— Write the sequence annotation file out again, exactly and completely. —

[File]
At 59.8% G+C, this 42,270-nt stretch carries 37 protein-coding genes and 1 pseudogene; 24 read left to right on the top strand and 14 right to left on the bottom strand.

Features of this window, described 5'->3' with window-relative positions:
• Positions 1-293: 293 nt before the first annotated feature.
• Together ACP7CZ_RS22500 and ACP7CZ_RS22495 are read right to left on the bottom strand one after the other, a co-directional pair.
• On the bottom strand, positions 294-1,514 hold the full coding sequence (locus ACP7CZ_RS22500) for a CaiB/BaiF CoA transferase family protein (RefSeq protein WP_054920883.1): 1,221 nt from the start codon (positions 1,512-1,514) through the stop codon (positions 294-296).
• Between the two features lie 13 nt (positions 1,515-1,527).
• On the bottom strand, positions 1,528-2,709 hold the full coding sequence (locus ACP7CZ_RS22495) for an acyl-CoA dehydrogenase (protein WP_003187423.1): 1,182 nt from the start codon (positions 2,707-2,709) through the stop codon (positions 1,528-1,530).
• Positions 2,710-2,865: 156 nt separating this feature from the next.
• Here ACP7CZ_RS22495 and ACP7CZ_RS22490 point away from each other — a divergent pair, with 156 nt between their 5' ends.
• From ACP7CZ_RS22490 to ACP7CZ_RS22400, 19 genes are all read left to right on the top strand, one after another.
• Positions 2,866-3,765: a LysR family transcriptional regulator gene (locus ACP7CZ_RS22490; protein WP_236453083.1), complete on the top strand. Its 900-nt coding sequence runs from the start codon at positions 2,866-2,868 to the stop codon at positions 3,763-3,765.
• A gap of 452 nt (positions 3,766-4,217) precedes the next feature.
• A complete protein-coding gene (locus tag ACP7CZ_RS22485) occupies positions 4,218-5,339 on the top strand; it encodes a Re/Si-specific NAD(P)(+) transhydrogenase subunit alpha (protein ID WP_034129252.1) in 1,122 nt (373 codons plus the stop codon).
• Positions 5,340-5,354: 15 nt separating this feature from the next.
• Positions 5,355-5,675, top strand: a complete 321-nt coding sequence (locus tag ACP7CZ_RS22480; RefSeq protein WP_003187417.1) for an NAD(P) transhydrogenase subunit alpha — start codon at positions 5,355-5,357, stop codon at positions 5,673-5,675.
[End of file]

At 59.8% G+C, this 42,270-nt stretch carries 37 protein-coding genes and 1 pseudogene; 24 read left to right on the top strand and 14 right to left on the bottom strand.

Features of this window, described 5'->3' with window-relative positions:
• Positions 1-293: 293 nt before the first annotated feature.
• Together ACP7CZ_RS22500 and ACP7CZ_RS22495 are read right to left on the bottom strand one after the other, a co-directional pair.
• On the bottom strand, positions 294-1,514 hold the full coding sequence (locus ACP7CZ_RS22500) for a CaiB/BaiF CoA transferase family protein (RefSeq protein WP_054920883.1): 1,221 nt from the start codon (positions 1,512-1,514) through the stop codon (positions 294-296).
• Between the two features lie 13 nt (positions 1,515-1,527).
• On the bottom strand, positions 1,528-2,709 hold the full coding sequence (locus ACP7CZ_RS22495) for an acyl-CoA dehydrogenase (protein WP_003187423.1): 1,182 nt from the start codon (positions 2,707-2,709) through the stop codon (positions 1,528-1,530).
• Positions 2,710-2,865: 156 nt separating this feature from the next.
• Here ACP7CZ_RS22495 and ACP7CZ_RS22490 point away from each other — a divergent pair, with 156 nt between their 5' ends.
• From ACP7CZ_RS22490 to ACP7CZ_RS22400, 19 genes are all read left to right on the top strand, one after another.
• Positions 2,866-3,765: a LysR family transcriptional regulator gene (locus ACP7CZ_RS22490; protein WP_236453083.1), complete on the top strand. Its 900-nt coding sequence runs from the start codon at positions 2,866-2,868 to the stop codon at positions 3,763-3,765.
• A gap of 452 nt (positions 3,766-4,217) precedes the next feature.
• A complete protein-coding gene (locus tag ACP7CZ_RS22485) occupies positions 4,218-5,339 on the top strand; it encodes a Re/Si-specific NAD(P)(+) transhydrogenase subunit alpha (protein ID WP_034129252.1) in 1,122 nt (373 codons plus the stop codon).
• Positions 5,340-5,354: 15 nt separating this feature from the next.
• Positions 5,355-5,675, top strand: a complete 321-nt coding sequence (locus tag ACP7CZ_RS22480; RefSeq protein WP_003187417.1) for an NAD(P) transhydrogenase subunit alpha — start codon at positions 5,355-5,357, stop codon at positions 5,673-5,675.